With 6 typed of lettuce seeds planted and some radishes as well, the whole thing got a blanket thrown over it.

Because…squirrels.

They are just fine as painting models… but seem to be unsatisfied with the sunflower seeds I have been providing them all winter. They found the pea seeds which we had planted on St. Pat’s day and ripped that bed up. So…I threw more seeds in and put up the dreaded tunnel.

Hopefully they will get the message.

In October I noticed they were spending some time in the herb bed. I thought it was to bury nuts but no, they were eating the Chard. Since I had planted that for winter harvest I decided to cover it over. The plants didn’t produce much so I lifted the fleece and let the sun rain down.

The squirrels rejoiced and this is what is left. Eh, it’s time to start new plants anyway.

In that same bed, on the farside, is a magnificent crop of Cress.

It grew uncovered all through our mild winter-that-wasn’t and now it’s feisty and fiery flavor of pepper and spice is a brilliant addition to every dish. Somewhere I read it is one of the most densely vitamin and mineral rich plants. Double the benefits. This is a land cress variety which likes shade. It loves hanging out behind the grape arbor. I’ve got extra seeds if anyone wants to try some.

And so far, the squirrels don’t seem to have cottoned on to this delicacy.

Later on today we will start another flat of the seeds I need to catch up on and some of the hot weather lovers like tomatoes and peppers.

But as for my day job.

Making Art…

I guess it is appropriate to pay homage to some of my more squirrely Muses…

Stay frosty out there everyone…and be kind.

Squirreled Away – 2016

Last year it was the Cardinal,
His Holiness Wolsey
the basher of windows.

This winter,
it was Sir Squirrel,
the chomper of walnuts.

He who kept me company,
through the snowy storms,
perched on the air-conditioning unit,
just outside my easel window,
flaunting his propitious,
hoarding prowess,
and watching.

We watched each other actually.
Watched out for each other may be more accurate.

When we got that Nor’easter,
which dumped 4 feet of fresh snow,
on the already whitened studio yard,
it took me three days to dig out a path
for Finnegan to get to her privy.

I noticed that Sir Sq. had been a no show
and made a wee annex to Finn’s run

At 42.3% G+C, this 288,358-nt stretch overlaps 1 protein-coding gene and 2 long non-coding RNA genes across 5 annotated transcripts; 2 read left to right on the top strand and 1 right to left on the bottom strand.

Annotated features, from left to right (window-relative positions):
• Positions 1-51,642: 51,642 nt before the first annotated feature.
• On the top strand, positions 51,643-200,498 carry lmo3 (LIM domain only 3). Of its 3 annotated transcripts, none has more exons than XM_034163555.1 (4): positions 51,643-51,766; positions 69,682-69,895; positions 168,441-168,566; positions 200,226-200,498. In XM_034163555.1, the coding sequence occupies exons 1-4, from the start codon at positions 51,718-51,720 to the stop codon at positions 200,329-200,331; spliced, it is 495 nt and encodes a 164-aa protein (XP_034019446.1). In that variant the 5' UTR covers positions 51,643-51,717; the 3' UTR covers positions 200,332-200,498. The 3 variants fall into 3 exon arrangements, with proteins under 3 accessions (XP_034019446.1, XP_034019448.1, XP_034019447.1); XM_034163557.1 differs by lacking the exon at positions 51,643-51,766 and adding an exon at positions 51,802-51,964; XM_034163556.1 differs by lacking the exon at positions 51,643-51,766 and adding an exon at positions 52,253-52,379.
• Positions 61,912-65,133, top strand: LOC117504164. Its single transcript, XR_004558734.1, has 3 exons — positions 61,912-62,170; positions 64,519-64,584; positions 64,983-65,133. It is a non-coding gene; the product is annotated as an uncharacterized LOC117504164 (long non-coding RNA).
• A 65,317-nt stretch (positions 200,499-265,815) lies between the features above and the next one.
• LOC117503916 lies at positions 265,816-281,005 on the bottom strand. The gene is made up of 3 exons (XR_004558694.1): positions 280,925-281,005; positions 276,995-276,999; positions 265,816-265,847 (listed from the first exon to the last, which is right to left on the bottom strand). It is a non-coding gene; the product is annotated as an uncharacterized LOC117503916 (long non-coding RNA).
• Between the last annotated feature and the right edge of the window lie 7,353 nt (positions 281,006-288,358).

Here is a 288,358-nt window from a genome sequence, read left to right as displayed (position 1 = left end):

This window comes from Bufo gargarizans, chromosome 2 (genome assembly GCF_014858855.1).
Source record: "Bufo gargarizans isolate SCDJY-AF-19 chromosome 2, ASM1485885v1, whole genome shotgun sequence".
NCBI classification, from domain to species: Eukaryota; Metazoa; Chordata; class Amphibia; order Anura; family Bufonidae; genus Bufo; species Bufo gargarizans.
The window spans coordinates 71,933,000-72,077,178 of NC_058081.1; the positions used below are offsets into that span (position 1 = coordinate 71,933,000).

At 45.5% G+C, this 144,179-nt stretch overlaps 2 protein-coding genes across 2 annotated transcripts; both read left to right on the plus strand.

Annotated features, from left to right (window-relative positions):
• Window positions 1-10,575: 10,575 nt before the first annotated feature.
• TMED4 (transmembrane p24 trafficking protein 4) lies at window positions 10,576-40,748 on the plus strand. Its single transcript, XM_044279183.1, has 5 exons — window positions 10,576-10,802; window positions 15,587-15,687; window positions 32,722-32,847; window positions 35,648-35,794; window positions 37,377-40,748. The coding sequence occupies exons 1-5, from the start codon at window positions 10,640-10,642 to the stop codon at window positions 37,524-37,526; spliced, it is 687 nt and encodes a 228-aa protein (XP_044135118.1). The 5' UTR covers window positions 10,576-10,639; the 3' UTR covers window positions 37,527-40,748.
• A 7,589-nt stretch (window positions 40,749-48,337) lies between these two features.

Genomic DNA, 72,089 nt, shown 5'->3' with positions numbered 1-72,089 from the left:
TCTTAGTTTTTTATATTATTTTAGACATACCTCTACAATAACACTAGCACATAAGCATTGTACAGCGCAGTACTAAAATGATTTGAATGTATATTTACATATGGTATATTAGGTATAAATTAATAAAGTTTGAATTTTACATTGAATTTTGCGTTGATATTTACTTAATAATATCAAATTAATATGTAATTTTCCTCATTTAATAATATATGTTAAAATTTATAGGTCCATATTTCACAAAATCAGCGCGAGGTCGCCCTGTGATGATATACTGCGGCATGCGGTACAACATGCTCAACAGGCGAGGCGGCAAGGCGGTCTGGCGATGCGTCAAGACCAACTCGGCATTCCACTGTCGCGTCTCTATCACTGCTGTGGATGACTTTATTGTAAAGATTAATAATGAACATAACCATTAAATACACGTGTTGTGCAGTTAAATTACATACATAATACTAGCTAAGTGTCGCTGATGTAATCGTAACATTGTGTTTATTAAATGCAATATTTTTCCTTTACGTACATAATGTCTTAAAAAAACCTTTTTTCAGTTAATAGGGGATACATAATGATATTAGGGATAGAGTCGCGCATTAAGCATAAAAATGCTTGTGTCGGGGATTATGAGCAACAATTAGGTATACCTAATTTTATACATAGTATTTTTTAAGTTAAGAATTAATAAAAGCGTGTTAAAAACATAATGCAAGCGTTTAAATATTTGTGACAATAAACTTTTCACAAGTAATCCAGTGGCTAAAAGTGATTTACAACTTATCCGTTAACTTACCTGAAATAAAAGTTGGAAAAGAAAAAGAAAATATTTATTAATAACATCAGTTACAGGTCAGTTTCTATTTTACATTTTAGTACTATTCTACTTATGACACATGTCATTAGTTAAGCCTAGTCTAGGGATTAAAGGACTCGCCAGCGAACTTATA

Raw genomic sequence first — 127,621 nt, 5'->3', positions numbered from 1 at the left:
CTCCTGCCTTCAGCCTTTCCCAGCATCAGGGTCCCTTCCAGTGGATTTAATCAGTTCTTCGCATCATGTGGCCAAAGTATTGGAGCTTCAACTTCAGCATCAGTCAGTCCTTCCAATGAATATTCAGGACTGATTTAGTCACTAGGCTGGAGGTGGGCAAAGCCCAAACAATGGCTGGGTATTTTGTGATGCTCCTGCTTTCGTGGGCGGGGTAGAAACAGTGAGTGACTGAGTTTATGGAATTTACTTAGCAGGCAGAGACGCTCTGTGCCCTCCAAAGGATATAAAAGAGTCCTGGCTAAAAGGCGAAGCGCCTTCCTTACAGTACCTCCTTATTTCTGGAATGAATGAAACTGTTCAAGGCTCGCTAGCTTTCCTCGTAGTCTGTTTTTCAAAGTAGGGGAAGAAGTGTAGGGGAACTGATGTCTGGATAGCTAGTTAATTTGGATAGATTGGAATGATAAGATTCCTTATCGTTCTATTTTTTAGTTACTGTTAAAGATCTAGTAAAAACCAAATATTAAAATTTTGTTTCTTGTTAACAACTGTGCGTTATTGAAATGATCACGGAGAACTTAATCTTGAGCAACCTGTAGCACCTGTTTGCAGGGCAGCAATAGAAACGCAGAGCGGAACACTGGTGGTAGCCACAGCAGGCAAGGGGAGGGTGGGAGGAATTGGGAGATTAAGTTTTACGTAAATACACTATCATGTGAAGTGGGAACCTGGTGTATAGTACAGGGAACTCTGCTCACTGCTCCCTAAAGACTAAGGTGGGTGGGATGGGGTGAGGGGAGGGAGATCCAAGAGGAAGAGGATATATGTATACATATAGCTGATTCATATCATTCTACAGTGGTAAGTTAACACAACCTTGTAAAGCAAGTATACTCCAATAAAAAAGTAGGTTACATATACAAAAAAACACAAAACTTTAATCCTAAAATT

from the arbor vitae to his window perch.

The mere work of a teaspoon,
but it sufficed for him to re-surface
and check back in
to make sure I was ok,
and able to lift those tiny brushes
after all that shoveling.

Sitting there,
sporting new pairs
of both snow shoes
and sunglasses,
and chewing
on a particularly prodigious nut,
he must have noticed
I was looking ever so slightly famished, because,
after devouring a full three quarters thereof,
he reached out to offer me a nibble…

See,
that’s what I’m talking about…

it takes a village.

AND…

A Little Night Knitting – 2018

On those long winter nights
alone on an island
pining for her captain

the rhythmic click click clicking
of the long metal needles is heard

as they catch the moon beams
dancing over waves

that somewhere
oceans away

have lapped along the starboard side
of a weathered wooden ship.

As she knits
and purls
and knits
and purls

the tips of those needles
wave a tiny patter of light

a private message
in a language of their own
sweet and sacred semaphore.


Finnegan smiling at 11

This is a very special day for our family.

We have had a Bernese Mt. Dog by our sides for the last three decades.
Gabriel, Gulliver and Finnegan.

Finn is the first one to see her 11th birthday and she still shows up for work with that smile every day.

Our hearts are full to bursting with love for this champion of our souls and we are gonna give her some special treats today.

Happy Birthday Finn !!!


Shrimp Mousse Season

Shrimp Bowl  –  2008

“Always approach the shrimp bowl as you own it.”    Mary McGrory

‘Tis the season…of Shrimp Mousse

In the all kitchens of my adulthood
Along the margins of each recipe
Tucked and retucked
inbetween the pages of all the cookbooks
I have written in  tiny script
some words to mark the making
and the maker each time I make my way
back to that particular recipe.

A trail of micro journaled jigsaw pieces
which periodically get reassembled as I return
to refresh the ingredient lists
for old and new favorites.

Yesterday, after chatting with dear Peg
about birds and pity and beaches and pools,
I pulled out the well worn card
with her original instructions
for her shrimp mousse.

It has been updated and upgraded
and tweaked over the years, but the bones
remain strong and the sentiment
has become crystalized.

The first entry I wrote on the card was…

1 Jan 2000 – The world has celebrated.
We made it ! Now for some special treats to start